The IPCC has indicated that on a global scale, climate variability will increase including more frequent extreme events and generally more drought conditions. Understanding the effect of climate change is critical in the eastern slopes of the Canadian Rockies. The headwaters of these watersheds are located in alpine regions and supply much of the water for southern Alberta including large urban centres, industrial complexes and vast areas of farm land. Competition is acute and many of the watersheds are under water stress. As part of the South Saskatchewan Regional Plan (SSRP) under the Land-use Framework, Alberta Environment and Sustainable Resource Development (AESRD), is working to understand how natural landscape elements and land use capacity (e.g., for agriculture, forestry, recreation and tourism and settlement) would change under different water availability conditions derived from different climate scenarios. The linkages between climate, water and LUCC in the SSRP are complex. As such AERSD would like to further develop current models to improve understanding of this link as one of the drivers of land use and land cover change (LUCC) in the SSRP.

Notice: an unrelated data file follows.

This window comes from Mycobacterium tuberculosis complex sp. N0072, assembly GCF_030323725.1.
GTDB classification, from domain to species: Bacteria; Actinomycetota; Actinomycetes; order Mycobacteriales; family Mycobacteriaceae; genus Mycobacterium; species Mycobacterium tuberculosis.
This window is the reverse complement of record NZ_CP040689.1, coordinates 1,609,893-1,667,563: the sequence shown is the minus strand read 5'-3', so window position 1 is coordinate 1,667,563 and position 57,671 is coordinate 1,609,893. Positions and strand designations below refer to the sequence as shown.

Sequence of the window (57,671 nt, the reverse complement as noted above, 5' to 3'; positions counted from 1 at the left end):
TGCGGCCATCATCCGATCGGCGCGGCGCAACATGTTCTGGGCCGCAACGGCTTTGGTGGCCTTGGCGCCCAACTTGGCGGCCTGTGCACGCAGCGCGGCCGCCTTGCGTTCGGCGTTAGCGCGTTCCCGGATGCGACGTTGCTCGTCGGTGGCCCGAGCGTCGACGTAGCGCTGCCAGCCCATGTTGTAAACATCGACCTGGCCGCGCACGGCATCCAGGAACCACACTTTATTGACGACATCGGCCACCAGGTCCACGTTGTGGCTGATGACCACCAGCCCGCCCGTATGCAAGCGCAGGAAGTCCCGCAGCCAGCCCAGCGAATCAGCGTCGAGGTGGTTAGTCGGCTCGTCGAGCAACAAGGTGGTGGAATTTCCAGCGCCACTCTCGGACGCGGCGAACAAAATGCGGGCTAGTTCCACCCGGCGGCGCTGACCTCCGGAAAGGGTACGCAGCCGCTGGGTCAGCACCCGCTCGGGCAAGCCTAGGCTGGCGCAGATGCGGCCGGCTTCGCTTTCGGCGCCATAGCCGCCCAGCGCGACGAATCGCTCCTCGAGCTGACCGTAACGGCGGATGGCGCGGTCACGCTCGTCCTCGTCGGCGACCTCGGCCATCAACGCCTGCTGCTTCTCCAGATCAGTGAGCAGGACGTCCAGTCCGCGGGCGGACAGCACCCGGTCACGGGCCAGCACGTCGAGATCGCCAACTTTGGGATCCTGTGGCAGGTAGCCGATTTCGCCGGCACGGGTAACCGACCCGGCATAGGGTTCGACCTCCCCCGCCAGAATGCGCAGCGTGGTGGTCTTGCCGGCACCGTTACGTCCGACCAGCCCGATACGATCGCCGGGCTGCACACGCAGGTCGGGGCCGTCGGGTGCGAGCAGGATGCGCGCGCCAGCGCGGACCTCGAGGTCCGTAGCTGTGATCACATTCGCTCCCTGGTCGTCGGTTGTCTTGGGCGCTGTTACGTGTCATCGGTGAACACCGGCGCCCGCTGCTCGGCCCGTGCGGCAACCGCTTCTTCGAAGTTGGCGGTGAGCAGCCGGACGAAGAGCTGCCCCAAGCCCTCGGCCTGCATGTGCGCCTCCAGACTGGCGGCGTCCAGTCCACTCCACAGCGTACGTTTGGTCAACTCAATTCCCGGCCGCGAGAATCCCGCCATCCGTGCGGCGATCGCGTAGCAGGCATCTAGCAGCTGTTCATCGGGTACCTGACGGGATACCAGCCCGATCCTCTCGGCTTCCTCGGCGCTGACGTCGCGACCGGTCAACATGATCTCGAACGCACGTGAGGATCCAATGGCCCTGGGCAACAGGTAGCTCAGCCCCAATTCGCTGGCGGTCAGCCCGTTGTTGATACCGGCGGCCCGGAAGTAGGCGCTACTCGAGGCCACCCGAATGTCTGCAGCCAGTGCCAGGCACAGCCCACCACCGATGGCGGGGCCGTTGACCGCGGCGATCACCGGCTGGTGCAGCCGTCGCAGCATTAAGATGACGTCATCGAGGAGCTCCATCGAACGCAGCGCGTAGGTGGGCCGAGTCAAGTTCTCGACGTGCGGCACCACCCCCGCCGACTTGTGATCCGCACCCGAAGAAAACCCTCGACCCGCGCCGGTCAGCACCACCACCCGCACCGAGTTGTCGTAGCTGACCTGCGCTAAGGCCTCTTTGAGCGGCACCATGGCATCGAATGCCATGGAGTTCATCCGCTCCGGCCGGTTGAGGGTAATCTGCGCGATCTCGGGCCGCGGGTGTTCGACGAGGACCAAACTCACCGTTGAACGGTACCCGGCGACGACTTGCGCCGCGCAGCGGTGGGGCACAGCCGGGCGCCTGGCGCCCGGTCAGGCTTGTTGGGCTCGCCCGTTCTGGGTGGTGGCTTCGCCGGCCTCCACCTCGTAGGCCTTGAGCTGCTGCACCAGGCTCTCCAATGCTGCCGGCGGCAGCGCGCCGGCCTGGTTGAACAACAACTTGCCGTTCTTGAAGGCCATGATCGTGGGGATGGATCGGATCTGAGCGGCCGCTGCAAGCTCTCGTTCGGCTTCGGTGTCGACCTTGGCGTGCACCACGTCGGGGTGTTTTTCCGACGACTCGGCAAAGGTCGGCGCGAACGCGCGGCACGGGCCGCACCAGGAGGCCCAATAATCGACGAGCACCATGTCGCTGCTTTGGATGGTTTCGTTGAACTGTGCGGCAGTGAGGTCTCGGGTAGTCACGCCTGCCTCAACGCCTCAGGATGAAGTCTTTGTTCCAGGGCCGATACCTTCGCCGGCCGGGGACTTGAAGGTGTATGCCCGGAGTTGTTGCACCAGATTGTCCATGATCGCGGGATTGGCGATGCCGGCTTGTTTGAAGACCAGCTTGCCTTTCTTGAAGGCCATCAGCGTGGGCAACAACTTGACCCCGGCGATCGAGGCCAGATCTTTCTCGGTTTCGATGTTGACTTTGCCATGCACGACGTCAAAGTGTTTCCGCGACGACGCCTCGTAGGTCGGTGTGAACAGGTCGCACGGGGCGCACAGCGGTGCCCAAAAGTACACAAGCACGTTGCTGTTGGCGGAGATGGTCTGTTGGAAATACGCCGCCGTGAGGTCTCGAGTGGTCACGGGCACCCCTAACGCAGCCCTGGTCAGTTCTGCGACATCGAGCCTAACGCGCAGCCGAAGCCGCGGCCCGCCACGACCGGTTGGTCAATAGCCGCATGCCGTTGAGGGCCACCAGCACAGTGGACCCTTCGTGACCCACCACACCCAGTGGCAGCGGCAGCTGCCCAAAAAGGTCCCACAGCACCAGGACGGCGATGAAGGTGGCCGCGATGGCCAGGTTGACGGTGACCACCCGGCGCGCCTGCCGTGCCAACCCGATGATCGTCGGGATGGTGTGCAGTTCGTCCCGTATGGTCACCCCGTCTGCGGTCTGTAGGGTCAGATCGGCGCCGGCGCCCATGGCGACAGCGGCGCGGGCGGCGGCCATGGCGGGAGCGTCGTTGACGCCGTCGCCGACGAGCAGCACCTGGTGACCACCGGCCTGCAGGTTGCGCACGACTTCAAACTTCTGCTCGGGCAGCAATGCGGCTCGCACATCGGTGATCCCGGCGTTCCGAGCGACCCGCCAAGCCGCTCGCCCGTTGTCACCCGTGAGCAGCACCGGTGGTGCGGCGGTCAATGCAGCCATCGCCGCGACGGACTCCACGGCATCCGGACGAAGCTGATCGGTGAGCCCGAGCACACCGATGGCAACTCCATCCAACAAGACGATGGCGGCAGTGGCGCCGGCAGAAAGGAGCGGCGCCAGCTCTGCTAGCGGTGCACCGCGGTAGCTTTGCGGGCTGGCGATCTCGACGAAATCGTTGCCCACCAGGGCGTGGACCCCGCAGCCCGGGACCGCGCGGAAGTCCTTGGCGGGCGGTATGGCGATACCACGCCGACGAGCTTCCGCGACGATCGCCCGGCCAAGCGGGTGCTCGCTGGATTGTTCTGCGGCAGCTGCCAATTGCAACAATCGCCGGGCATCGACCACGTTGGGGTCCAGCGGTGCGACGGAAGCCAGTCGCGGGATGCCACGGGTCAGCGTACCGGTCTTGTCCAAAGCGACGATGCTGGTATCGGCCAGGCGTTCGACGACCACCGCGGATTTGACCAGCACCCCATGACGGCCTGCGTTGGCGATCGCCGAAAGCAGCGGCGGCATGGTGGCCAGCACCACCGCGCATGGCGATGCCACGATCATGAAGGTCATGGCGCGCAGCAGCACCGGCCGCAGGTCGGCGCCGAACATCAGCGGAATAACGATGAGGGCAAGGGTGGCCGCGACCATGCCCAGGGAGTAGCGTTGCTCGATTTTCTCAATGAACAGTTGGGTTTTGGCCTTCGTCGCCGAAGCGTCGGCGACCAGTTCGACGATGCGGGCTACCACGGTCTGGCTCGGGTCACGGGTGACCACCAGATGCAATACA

Novus Environmental was hired by AESRD to provide support in the search for a suitable tool to simulate the impact of changes in temperature and precipitation patterns and water availability, associated with various climate change scenarios, on land use/cover changes in the SSRP area. The Novus team applied its leading edge knowledge of climate, water and land use modelling to provide a review of current and historical data sources and recent literature and develop a short list of hydrological and LULC models based on limitations of the data, the meteorological and spatial challenges of the study area as well as capabilities, ease of use and accessibility of models. Novus also provided recommendations for a modelling approach and a short list of models as a starting point for development of an integrated modelling approach for the SSRP.